Could esports be different? There’s a long history of states and corporations using sports to build respectability, and video games in particular are a way to display tech-savvy and youthful vision. Until esports finds its way to profitability — and on terms amenable to an often-outspoken, always-online audience — industry stakeholders believe it will continue to wrestle with questions that commingle ethics and economic viability.

An uncivil partnership

One of the reasons the LEC has been well-received over the last couple of years is its charismatic on-screen team of casters and analysts. Their input extends beyond being a face on a screen, though.

“The broadcast team had a sense of ownership,” said Devin “PiraTechnics” Younge, who worked on the broadcast between January 2015 and December 2018. “A lot of the sections you see produced are ideated on by the talent themselves.”

And so, unsurprisingly, the LEC broadcast team’s denunciation of the NEOM partnership was swift.

“Up until this point there were some problematic sponsors, Shell and Kit Kat for example, but this was a different level,” said Younge. (Documents show that in 1988, Shell commissioned and did not act upon research implicating the company in global climate change; Kit Kat owner Nestle has been critiqued by advocacy groups for unethical marketing practices, and some of their cocoa has been sourced to facilities abusing child labor). “This is a project to build a megacity directly overseen by a despotic leader of a country that murders journalists and denies LGBT individuals their rights. … I think that was the breaking point for a lot of people.”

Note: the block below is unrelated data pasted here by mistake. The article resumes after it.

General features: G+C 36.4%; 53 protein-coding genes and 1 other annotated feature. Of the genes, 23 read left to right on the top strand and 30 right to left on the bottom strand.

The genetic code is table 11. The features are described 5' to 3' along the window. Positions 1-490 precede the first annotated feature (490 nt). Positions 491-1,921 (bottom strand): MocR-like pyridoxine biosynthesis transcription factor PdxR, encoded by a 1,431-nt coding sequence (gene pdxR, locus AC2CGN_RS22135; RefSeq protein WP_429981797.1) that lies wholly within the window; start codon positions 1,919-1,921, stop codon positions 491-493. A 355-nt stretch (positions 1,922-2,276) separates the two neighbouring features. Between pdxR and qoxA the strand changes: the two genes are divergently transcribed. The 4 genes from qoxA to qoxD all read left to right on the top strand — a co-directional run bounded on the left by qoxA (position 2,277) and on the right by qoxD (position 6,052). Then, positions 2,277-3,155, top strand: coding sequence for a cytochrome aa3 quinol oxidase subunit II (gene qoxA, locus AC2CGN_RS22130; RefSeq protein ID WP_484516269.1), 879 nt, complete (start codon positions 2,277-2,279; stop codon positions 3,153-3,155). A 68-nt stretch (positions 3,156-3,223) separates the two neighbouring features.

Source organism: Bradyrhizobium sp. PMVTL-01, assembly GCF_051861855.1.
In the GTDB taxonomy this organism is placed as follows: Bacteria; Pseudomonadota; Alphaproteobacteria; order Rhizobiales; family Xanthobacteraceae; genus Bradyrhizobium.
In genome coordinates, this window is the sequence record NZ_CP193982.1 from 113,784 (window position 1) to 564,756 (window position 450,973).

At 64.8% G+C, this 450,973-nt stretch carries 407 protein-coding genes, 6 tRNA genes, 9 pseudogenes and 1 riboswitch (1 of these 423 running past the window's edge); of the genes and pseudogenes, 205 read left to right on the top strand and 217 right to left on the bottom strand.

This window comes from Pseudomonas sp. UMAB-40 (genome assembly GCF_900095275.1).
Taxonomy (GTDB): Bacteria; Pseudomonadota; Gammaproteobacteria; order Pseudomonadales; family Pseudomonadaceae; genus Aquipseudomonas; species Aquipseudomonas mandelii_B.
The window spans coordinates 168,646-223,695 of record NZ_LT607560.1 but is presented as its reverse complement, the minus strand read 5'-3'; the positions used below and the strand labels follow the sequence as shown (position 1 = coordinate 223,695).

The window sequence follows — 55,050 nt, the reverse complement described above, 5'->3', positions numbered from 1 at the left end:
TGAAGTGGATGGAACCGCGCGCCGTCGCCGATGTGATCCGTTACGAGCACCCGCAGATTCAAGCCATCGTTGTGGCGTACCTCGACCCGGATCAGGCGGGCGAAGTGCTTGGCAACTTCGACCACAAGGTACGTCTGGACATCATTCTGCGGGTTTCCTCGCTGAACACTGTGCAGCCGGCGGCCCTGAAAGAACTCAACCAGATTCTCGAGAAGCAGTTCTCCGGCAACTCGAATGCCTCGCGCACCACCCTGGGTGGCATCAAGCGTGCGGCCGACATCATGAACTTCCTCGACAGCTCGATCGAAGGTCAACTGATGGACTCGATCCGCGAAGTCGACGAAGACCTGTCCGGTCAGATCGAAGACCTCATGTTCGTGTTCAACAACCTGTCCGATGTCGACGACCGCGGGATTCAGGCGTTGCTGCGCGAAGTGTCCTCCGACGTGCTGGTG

Citing Saudi Arabia’s human rights abuses, particularly its discrimination against LGBTQ+ people, talent threatened to strike until the deal was canceled.

“There are LGBTQ+ members on the broadcast team and behind the scenes,” said Dan “Foxdrop” Wyatt, who worked on the LEC broadcast last year. “Everyone cares a lot about it — I don’t think LEC execs thought about the personal ramifications at all.”

A statement released on July 30 confirmed the end of the partnership, though it did not contain an explicit apology. In an email to The Post this week, a Riot spokesperson wrote that the company “now will be subjecting any international governmental entities to a higher level of scrutiny before approving them to sponsor any of our regional leagues.” They declined to provide specifics about what that scrutiny would entail, citing company policy to not discuss internal processes.

Once the LEC’s partnership with NEOM was taken off the table, widespread attention turned to “Counter-Strike: Global Offensive” (CS:GO) tournament organizer BLAST’s recently announced partnership with NEOM. Its CEO, Robbie Douek, described the partnership as a “record deal” for the company.